New lung cancer loci found

Genome-wide analysis has identified three new susceptibility loci for lung cancer in a large cohort of never-smoking women in Asia.

The study, reported in a letter to Nature Genetics, also confirmed associations at three other loci and excluded a fourth locus as being involved in lung cancer risk independently of smoking.

"It is notable that our strongest finding at 10q25.2 has not been reported previously in lung cancer genome-wide association studies," write Qing Lan (National Cancer Institute, Bethesda, Maryland, USA) and co-authors. "This observation suggests that the etiology of lung cancer in never smokers in Asia may have unique genetic characteristics."

Lan et al performed a genome-wide association study involving 5510 never-smoking women with lung cancer and 4544 cancer-free control women; participants were drawn from 14 studies based in mainland China, South Korea, Japan, Singapore, Taiwan, and Hong Kong.

The initial analysis revealed two associations at established loci (rs2736100 at 5p15.33 and rs4488809 at 3q28) and a third at a recently reported locus (rs7216064 at 17q24.3).

Notably, there was no evidence for association across the 15q25 region, which has been associated with smoking-related lung cancer. There were also no strong association signals for other loci reported in either European or Asian populations.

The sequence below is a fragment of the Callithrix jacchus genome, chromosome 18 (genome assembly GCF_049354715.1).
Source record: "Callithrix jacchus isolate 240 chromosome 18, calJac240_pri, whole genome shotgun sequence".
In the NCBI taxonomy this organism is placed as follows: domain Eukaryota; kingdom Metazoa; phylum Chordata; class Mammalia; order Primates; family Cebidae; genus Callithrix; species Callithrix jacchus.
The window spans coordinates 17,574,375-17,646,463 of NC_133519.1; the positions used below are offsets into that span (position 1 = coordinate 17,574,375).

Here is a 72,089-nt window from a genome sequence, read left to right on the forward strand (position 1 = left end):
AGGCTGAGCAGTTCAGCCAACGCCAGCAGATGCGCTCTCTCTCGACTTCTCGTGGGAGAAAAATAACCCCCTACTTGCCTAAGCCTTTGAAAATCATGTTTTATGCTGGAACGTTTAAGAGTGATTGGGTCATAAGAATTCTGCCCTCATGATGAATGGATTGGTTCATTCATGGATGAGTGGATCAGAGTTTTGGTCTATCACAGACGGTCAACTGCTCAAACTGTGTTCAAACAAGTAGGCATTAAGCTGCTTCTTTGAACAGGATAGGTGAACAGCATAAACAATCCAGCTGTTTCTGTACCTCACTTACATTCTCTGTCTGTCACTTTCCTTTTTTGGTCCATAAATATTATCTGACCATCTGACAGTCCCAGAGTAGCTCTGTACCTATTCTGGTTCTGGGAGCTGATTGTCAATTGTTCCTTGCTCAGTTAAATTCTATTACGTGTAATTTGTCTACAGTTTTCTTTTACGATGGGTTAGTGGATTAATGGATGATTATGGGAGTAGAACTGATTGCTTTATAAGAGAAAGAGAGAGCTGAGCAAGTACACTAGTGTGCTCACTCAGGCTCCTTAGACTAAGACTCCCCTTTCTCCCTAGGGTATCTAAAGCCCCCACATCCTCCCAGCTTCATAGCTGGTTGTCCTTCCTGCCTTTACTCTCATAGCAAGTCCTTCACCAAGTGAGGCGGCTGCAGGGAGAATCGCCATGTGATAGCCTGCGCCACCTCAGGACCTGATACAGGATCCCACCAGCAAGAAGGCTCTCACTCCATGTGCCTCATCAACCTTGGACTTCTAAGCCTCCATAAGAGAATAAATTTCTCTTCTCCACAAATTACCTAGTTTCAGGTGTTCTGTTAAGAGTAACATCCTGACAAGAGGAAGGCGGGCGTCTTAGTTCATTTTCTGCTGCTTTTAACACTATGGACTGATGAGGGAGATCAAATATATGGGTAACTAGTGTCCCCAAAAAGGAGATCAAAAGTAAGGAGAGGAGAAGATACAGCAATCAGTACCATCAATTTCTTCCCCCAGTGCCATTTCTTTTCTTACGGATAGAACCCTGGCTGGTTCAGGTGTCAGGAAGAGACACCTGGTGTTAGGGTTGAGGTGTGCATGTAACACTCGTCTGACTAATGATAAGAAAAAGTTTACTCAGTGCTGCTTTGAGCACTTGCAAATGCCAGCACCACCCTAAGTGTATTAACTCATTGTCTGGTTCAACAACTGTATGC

The team then genotyped the most promising variants in an additional 1099 never-smoking women with lung cancer and 2913 healthy controls. This revealed three new susceptibility loci at 10q25.2 (rs7086803), 6q22.2 (rs9387478), and 6p21.32 (rs2395185).

The strongest of these loci, 10q25.2, maps to intron 7 of the VTI1A gene, which has been implicated in lung carcinogenesis, note the researchers.

Further analysis by histologic subtype showed that both the 6q22.2 (rs9387478) and 6p21.32 (rs2395185) loci were associated with adenocarcinoma only, which comprised 71% of cases, whereas the 10q25.2 (rs7086803) locus showed a somewhat larger effect for squamous carcinoma compared to adenocarcinoma.

"As the number of squamous carcinoma cases analyzed was small, we consider this a preliminary observation requiring independent replication," the authors caution.

They conclude: "Further work is warranted to map the new regions. Functional work is required to identify the variants that directly account for the underlying association, as well as to study how the genetic variants interact with established environmental risk factors, including environmental tobacco smoke, cooking fumes and fuel use, in never-smoking females in Asia."

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